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Rev. Kathryn Adams retires as PCM director



Published: Wed, June 11, 2014 @ 12:05 a.m.

By LINDA M. LINONIS

linonis@vindy.com

YOUNGSTOWN

The Rev. Kathryn Adams, reflecting on her 18 years as director of Protestant Campus Ministry at Youngstown State University, said it was “time to move on.” She retired May 1.

The Rev. Mrs. Adams said the position was a “perfect fit” for her when she started nearly two decades ago. The hours and responsibilities meshed well with her family lifestyle.

As director, Mrs. Adams said it was her job to provide YSU students with worship opportunities, Bible study and community service that was local and global.

Mrs. Adams, who has been in ministry for 33 years, also has served in pastoral roles.

“I had a wonderful time as director,” Mrs. Adams said.

“I’m a grandmother now,” she said, adding she wanted to spend time with her granddaughter, Pippa, daughter of Sarah and Victor Emerick of Hudson, Ohio, who was born March 31.

Mrs. Adams also is known in the Valley as the leader of 22 trips abroad as part of To Russia with Love, now renamed Project Orphans Outreach. She started visiting Russian orphanages in 1996.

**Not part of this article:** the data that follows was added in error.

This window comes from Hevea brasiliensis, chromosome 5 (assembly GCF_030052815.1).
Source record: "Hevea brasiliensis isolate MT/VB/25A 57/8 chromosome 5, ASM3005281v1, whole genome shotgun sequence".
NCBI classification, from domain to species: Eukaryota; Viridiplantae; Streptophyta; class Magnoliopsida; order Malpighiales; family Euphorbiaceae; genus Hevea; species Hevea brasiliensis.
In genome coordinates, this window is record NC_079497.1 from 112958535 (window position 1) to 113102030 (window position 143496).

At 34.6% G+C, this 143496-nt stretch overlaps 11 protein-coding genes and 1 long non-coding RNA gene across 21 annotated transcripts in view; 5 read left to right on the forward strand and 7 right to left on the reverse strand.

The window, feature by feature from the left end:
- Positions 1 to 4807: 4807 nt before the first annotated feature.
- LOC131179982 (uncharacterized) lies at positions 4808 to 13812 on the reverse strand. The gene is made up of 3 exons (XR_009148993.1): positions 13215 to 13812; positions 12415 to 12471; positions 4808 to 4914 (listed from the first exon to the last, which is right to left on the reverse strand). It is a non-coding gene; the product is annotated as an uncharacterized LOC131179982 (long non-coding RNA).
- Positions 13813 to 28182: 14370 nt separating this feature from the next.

She and a volunteer-in-mission team from Valley churches and ministries traveled to Renewal Orphanage in Dimitrov, Russia, and orphanage 10 in St. Petersburg, Russia. At the orphanages, they would visit with children, all with physical disabilities, and distribute gifts such as hoodies, toys, notebooks and personal care items. The team also would do a work project.

Mrs. Adams made arrangements for two residents of Renwal Orphanage to come to the United States to be fitted for prosthetic legs. She met then 17-year-old Vlad Makarov and 10-year-old Nicholai “Kolya” Denykin in 2006. Makarov had lost his legs below the knees in a train accident, and Kolya had a birth defect and was born with no legs past the knee.

Makarov came to the United States in 2008 and was fitted with prosthetics by Craig Svader of Advanced Anatomical Design. In 2010, Makarov and Kolya came to the United States — Makarov for an adjustment and Kolya to get physical therapy and prosthetics.

“I always wanted to help the orphans,” Mrs. Adams said of the mission trips. She said she will continue to work with Russian children through Project Orphans Outreach. In early August, Makarov will accompany Kolya to the Valley because the younger boy needs an adjustment with his prosthetics. Mrs. Adams said another boy at Renewal Orphanage also needs a prosthetic and she is working on that.

The minister said she has suspended such trips for the time being. She cited “an adverse” climate fostered by Russian President Vladimir Putin and “safety concerns.” “It was becoming very difficult,” Mrs. Adams said of the mission trips.

“I hope to go back someday,” she said, adding she and team members “enjoyed the trips” that were so rewarding.

She is married to the Rev. Russ Adams, pastor of Western Reserve United Methodist Church in Canfield.


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